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Salary information in job postings: it’s important!

Salary information in job postingsFor years, job boards have pushed employers to include salary information in job postings. Why? Research has shown that adding a salary (or salary range) to a posting will increase the job seeker response – and often, the quality of response as well. Employers have been…resistant.

But the times, they are a-changin’.

First, Google’s job schema included a slot for salary – and the company said over and over that it looked more favorably on those job ads that actually filled out that slot with salary information.  And if that wasn’t enough incentive, Google also added an estimated salary range for each job it included in its blue search box. In other words, Google has been prodding employers to ‘do the right thing’ since the introduction of their Google Jobs schema. I guess you can say that Google is using a carrot.

Still, employers – particularly in the U.S. – resisted. ‘We’ll cause problems with existing employees that discover new hires are making more,’ they said. ‘It puts us at a disadvantage with other employers who have to offer more because of their geography, which drives a higher cost of living’, they said. And so on.

Well…in July, Indeed – flexing its might as only Indeed can – told large employers that they must include salary information in their postings, or that Indeed would include salary estimates with their jobs (whether or not those matched up with what the employer ultimately pays). I guess this means that Indeed is using a stick.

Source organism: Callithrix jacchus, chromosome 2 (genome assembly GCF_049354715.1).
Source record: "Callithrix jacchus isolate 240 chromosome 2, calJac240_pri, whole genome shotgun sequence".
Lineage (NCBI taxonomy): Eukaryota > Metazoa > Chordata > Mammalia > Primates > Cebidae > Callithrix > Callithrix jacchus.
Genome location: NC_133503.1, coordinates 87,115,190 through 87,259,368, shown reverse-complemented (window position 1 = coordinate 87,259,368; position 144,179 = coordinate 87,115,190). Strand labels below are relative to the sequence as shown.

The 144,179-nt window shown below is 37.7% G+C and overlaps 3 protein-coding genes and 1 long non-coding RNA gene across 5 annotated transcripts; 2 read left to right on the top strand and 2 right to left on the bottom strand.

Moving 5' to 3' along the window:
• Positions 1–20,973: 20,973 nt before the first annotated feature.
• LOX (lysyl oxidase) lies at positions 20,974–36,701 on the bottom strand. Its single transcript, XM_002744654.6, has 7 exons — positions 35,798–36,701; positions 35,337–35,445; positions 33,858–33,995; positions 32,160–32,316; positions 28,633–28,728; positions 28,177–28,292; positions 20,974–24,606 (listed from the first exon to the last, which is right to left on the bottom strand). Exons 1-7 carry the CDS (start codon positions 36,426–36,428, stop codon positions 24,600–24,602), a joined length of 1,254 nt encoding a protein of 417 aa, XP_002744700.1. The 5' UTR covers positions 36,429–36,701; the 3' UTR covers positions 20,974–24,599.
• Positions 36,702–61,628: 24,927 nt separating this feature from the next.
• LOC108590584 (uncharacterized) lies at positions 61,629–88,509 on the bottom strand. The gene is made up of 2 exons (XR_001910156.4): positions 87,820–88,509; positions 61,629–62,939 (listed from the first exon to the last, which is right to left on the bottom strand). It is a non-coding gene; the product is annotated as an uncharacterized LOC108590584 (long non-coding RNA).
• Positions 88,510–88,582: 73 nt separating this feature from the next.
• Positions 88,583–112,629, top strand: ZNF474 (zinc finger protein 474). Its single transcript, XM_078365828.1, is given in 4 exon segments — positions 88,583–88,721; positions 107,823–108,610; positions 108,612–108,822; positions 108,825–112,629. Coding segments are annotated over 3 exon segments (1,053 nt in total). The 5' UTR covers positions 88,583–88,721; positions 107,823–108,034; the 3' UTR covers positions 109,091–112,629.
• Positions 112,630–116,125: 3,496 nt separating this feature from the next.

Now, there are other things afoot in the job ad salary information discussion. Several states – including Colorado and California – have mandated that salary information must be included on some or all job postings. The American Alliance of Museums has announced that, starting November 15, they’ll require concrete salary ranges for every job posted on their JobHQ board, which lists hundreds of museum openings. In fact, at least 14 states have laws that prohibit employers from asking job candidates their salary history. And trust me, this is only the beginning.

So first of all, I take my hat off to both Google and Indeed (I know, it’s rare I complement the Borg, but…): they are leading the way to improved salary information disclosure across the board. Not only does this information help the job seeker make an intelligent decision, it also helps deter the wage gap problem that has long existed between male and female job seekers, as well as white and non-white job seekers. After all, pay is one of the most fundamental ways that an employer can contribute to discrimination – and it is also one of the most fundamental ways that an employer can fight discrimination. Let’s be realistic, though: without the power and leadership of these two industry giants, salary information might still be locked away for most job seekers.

How about you, the average, non-Indeed job board owner or operator? What should you expect going forward, and what should you do?

First of all, make it easy for employers to include salary information in job postings: either a specific number, or a range. No matter if they’re posting a single job ad or feeding you a thousand ads, give them a place to include the salary information.  Second, assume that this will be a requirement for your site soon. Get ahead of the game by providing salary ranges for all jobs posted on your site. Finally, educate your employers! Particularly with smaller employers, they may be leaving this information out because they simply don’t know better. Communicate the value of including salary information, both in terms of response quantity and quality.

Salary information on job ads is a win/win for job seekers, employers, and job boards. Let’s do it!

Note: This post from 2022 is still relevant – even more so – today. The Doctor is taking some time off, celebrating the memory of his wife. Back soon.

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